RITA remains in holding pattern

SALEM — City council’s meeting agenda Tuesday included an ordinance related to the city joining the Regional Income Tax Agency, but the legislation never made it to the floor.

There weren’t enough yes votes to suspend council rules to introduce the ordinance, even though the vote to suspend rules was 4-3. City Law Director Brooke Zellers explained that council members did not have a written copy of the proposed ordinance within 24 hours of the meeting, which required a suspending of council rules to have it considered.

The rules, though, require five yes votes to suspend council rules, so the ordinance will have to wait until the next council meeting to be introduced. At that time, Zellers said council rules won’t have to be suspended since all the council members have a copy of the ordinance now and the next meeting will be more than 24 hours after they received it.

The next council meeting will be 7 p.m. Nov. 6.

The ordinance, if approved, will authorize the mayor to enter into an agreement for participation in a regional council of governments for the administration and collection of municipal income tax in Salem. RITA is a regional council of governments. The vote to suspend council rules on the RITA issue went like this: Councilmen Andrew Null, Roy Paparodis and Sal Salvino and Councilwoman Cyndi Baronzzi Dickey all voting yes; Councilmen Geoff Goll, Ron Zellers and Steve Faber all voting no.

The RITA issue has proven to be a contentious one, with opinions for both sides voiced strongly in meetings, Letters to the Editor and on social media.

Council didn’t discuss the issue Tuesday, but resident Norman Uptegraph addressed the members, saying he’s very much against RITA. He used to live in North Royalton, which he said has RITA for tax collections.

“Everybody hates it,” he said, noting that if anyone wants to talk to someone in person, they have to travel to Brecksville.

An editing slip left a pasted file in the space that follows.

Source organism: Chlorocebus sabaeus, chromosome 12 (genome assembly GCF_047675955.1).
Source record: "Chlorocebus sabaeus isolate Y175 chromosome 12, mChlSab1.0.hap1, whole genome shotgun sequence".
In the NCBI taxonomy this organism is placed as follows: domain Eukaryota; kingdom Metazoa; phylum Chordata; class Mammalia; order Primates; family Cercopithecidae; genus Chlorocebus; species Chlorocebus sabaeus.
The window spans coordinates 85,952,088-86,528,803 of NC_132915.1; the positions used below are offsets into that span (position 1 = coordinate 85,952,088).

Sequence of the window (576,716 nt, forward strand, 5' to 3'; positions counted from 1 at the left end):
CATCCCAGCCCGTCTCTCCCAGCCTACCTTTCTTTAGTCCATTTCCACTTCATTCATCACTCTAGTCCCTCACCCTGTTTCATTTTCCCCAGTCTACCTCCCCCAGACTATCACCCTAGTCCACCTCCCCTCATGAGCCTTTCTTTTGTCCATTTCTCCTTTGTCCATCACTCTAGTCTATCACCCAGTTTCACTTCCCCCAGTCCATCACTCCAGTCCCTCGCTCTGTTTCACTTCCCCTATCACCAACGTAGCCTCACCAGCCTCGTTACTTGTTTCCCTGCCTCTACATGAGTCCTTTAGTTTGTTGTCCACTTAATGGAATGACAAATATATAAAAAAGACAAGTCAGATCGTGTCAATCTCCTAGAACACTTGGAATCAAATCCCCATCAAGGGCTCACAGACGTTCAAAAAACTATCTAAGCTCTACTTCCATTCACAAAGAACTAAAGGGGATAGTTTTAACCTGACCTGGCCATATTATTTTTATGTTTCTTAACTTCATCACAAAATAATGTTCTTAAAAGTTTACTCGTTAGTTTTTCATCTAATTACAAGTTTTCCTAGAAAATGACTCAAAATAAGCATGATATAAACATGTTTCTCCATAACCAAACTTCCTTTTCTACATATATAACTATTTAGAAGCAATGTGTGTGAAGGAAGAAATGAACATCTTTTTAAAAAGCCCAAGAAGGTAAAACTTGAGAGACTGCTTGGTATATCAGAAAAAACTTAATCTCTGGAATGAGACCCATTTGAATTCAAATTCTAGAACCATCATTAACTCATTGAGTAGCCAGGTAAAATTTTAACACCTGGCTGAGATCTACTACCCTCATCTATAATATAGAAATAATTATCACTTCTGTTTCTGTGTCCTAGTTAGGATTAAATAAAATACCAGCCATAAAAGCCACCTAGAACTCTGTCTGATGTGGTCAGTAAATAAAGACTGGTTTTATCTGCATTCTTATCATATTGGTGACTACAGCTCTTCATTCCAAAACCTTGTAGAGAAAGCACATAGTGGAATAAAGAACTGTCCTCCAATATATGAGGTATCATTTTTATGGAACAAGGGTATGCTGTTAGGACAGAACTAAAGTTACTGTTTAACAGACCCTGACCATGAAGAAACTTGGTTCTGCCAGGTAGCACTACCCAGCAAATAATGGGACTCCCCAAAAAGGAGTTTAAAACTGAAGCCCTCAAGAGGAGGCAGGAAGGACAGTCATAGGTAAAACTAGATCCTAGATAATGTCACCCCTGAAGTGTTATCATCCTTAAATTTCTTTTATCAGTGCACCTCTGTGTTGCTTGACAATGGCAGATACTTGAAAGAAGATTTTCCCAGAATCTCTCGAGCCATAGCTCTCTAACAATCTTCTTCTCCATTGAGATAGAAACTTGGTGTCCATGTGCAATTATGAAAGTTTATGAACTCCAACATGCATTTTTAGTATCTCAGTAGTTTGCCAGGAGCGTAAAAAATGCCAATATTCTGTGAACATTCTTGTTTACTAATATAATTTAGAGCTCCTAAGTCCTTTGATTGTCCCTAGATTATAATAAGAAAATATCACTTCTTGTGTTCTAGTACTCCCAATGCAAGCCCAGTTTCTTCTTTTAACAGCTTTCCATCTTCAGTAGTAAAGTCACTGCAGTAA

He questioned why the city wants to waste taxpayer money. He said he’s heard about the savings but has yet to hear what the budget is for Salem. After being told the overall budget is in excess of $5 million, he said a savings of $50,000 to $80,000 would only be one-tenth of 1 percent.

“Why waste money — I just can’t see it,” he said.

In other business, council approved three ordinances for the Utilities Commission and Superintendent Don Weingart to seek bids for the yearly supply of chemicals, for a contract for a fixed point data collection/water meter reading system and for a contract for sludge removal. Council also approved an ordinance to create a police evidence fund.

Mayor John Berlin, Brooke Zellers, Council President Tom Baker and all council members extended their sympathies to the family of the late Jody McCracken, the Salem High School English teacher who passed away recently. Some had children who had her for a teacher and Baker was one of her former students.

“She will be missed by her students, her peers and the entire Salem Community,” Berlin said.

Goll noted that her family requested that in lieu of flowers, memorial contributions be made to the Salem Alumni Association. He said maybe if enough people donate, a scholarship can be established in her name.

Faber and Dickey also offered condolences for the late Ken Schrom, a former Salem Parks Commission member who passed away recently. Faber said he donated a lot of his time and talent to the parks system and his unique perspective on life will be missed.